Pole vaulting is one of the more graceful and yet demanding sports at the Olympics. The pole is lightweight and flexible and yet athletes with incredible strength and muscle mass use it to sail, seemingly effortlessly, over a bar that is set higher and higher. It takes more than strength and muscles however. The pole vault is an event that involves a good deal of physics and anyone who tries it must understand the mechanics of getting each move just right, not only to avoid injury but to go higher than the competition.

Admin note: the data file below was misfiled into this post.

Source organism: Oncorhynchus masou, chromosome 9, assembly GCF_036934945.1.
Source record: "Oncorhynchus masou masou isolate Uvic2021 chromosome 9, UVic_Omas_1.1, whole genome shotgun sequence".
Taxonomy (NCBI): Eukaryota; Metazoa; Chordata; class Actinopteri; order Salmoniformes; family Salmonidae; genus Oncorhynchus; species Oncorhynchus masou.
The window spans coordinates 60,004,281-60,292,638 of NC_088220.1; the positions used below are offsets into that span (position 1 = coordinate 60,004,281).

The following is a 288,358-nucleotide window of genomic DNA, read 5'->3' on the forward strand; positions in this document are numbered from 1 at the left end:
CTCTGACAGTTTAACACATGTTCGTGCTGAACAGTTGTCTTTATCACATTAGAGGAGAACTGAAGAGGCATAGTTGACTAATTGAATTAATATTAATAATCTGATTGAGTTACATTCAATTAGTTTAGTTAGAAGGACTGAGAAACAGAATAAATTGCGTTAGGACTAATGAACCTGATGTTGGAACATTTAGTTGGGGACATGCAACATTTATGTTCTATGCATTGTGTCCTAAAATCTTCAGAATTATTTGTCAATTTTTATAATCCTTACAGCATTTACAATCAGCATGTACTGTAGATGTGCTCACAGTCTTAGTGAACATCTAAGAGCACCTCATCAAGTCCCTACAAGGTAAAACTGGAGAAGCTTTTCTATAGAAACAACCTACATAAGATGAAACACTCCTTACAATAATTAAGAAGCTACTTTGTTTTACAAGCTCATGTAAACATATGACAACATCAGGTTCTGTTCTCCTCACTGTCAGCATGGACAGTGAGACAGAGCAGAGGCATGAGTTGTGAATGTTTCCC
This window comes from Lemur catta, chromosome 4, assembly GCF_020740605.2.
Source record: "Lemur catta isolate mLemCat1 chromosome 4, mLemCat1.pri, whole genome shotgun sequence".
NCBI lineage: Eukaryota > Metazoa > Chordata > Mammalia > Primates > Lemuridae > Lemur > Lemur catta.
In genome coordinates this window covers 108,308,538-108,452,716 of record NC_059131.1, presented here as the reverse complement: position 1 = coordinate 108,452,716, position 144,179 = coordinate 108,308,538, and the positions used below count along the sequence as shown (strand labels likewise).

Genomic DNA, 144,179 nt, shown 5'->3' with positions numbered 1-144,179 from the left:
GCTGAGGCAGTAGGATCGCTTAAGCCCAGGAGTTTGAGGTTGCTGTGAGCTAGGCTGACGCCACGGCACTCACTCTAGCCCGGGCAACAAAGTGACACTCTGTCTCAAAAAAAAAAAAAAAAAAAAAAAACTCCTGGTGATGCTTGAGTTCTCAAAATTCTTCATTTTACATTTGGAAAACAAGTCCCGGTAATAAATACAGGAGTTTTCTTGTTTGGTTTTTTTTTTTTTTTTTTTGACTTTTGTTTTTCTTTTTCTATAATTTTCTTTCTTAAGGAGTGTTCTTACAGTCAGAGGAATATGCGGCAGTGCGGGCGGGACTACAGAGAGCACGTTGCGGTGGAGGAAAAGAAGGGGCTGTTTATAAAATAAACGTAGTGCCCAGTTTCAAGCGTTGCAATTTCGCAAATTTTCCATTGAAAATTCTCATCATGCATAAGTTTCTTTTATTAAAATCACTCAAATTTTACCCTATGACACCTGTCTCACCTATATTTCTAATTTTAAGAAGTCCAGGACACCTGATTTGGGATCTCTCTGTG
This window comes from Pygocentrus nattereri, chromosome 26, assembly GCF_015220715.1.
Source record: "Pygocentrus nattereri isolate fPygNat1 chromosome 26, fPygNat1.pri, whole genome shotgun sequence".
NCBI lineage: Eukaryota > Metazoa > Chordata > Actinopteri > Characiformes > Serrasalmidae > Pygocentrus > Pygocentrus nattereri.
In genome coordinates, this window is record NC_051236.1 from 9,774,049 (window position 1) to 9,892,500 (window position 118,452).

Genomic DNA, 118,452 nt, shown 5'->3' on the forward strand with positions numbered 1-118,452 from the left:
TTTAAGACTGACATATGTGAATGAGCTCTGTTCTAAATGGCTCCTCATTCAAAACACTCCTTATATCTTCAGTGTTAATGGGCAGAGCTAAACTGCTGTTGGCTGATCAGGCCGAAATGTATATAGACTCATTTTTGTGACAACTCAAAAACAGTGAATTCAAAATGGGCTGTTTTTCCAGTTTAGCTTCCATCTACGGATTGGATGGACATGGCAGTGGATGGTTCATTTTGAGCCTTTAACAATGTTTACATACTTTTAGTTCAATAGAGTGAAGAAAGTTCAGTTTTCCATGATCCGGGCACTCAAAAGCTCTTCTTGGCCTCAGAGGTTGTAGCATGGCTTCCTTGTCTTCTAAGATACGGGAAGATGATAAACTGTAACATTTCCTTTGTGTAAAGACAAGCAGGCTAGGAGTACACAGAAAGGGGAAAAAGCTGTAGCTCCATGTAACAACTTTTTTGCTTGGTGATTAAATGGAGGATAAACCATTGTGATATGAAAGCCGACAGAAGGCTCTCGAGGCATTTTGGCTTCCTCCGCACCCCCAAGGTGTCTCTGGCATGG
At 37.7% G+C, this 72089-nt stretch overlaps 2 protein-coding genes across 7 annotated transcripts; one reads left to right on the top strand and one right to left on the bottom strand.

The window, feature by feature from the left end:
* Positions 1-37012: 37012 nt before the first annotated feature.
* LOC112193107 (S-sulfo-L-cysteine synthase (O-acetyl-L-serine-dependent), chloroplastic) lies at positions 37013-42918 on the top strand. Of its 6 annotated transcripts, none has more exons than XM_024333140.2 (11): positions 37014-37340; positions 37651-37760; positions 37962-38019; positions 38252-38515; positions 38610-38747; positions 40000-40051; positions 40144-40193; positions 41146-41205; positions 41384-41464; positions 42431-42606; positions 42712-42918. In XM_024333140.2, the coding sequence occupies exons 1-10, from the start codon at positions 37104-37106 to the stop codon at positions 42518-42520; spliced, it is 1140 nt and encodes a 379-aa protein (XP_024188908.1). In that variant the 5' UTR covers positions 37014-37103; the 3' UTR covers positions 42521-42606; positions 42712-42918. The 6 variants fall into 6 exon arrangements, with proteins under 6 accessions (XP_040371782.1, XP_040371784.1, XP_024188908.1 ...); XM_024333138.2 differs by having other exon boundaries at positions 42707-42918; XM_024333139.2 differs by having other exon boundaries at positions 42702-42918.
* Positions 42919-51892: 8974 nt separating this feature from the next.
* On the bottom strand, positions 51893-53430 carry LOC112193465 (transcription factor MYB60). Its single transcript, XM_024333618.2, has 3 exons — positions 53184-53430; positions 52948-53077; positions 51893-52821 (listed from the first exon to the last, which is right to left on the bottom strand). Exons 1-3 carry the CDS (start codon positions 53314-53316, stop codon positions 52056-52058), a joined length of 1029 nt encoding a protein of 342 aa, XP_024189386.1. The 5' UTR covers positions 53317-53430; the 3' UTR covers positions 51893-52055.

While height is the goal, a vaulter must start out moving forward horizontally and then transfer his or her kinetic energy from the body to the flexible pole. Because it's so lightweight and so strong, the pole acts as a spring and once planted, the vaulters energy is transferred to the pole, projecting the athlete upwards. By keeping the body straight and going over the bar lengthwise, feet first and the body following, with arms outstretched, there is enough energy to clear it. Keeping the body outstretched also makes it move through the air more efficiently, with less drag. The speed at which the runner goes is also key. Faster runners will transfer more energy to the pole, resulting in more upward thrust, and, hopefully, clearing a higher bar than competitors.